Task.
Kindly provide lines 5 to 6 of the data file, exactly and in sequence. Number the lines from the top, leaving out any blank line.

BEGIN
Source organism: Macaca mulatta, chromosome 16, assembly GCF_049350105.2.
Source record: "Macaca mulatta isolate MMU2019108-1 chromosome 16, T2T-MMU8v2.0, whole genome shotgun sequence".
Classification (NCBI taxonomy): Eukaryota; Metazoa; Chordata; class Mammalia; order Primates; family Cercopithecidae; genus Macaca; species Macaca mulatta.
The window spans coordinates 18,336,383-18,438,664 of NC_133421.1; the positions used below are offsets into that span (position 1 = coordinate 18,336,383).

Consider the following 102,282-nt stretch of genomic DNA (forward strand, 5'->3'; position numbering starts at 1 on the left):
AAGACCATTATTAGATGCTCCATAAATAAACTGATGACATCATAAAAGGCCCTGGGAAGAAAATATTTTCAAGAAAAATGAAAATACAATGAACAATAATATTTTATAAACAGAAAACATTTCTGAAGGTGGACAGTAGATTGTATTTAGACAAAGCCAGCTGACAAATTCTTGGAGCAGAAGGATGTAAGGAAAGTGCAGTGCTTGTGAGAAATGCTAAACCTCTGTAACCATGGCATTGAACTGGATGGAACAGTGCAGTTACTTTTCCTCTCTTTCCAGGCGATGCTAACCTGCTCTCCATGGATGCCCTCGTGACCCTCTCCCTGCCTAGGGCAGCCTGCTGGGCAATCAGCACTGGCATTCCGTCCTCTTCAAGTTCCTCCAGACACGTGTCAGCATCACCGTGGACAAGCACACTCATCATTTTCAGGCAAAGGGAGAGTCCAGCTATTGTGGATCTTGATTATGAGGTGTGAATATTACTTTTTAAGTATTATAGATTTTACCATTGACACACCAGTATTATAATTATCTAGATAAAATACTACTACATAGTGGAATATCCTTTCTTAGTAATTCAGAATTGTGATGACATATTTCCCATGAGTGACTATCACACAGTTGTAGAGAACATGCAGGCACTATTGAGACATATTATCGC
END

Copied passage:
Consider the following 102,282-nt stretch of genomic DNA (forward strand, 5'->3'; position numbering starts at 1 on the left):
AAGACCATTATTAGATGCTCCATAAATAAACTGATGACATCATAAAAGGCCCTGGGAAGAAAATATTTTCAAGAAAAATGAAAATACAATGAACAATAATATTTTATAAACAGAAAACATTTCTGAAGGTGGACAGTAGATTGTATTTAGACAAAGCCAGCTGACAAATTCTTGGAGCAGAAGGATGTAAGGAAAGTGCAGTGCTTGTGAGAAATGCTAAACCTCTGTAACCATGGCATTGAACTGGATGGAACAGTGCAGTTACTTTTCCTCTCTTTCCAGGCGATGCTAACCTGCTCTCCATGGATGCCCTCGTGACCCTCTCCCTGCCTAGGGCAGCCTGCTGGGCAATCAGCACTGGCATTCCGTCCTCTTCAAGTTCCTCCAGACACGTGTCAGCATCACCGTGGACAAGCACACTCATCATTTTCAGGCAAAGGGAGAGTCCAGCTATTGTGGATCTTGATTATGAGGTGTGAATATTACTTTTTAAGTATTATAGATTTTACCATTGACACACCAGTATTATAATTATCTAGATAAAATACTACTACATAGTGGAATATCCTTTCTTAGTAATTCAGAATTGTGATGACATATTTCCCATGAGTGACTATCACACAGTTGTAGAGAACATGCAGGCACTATTGAGACATATTATCGC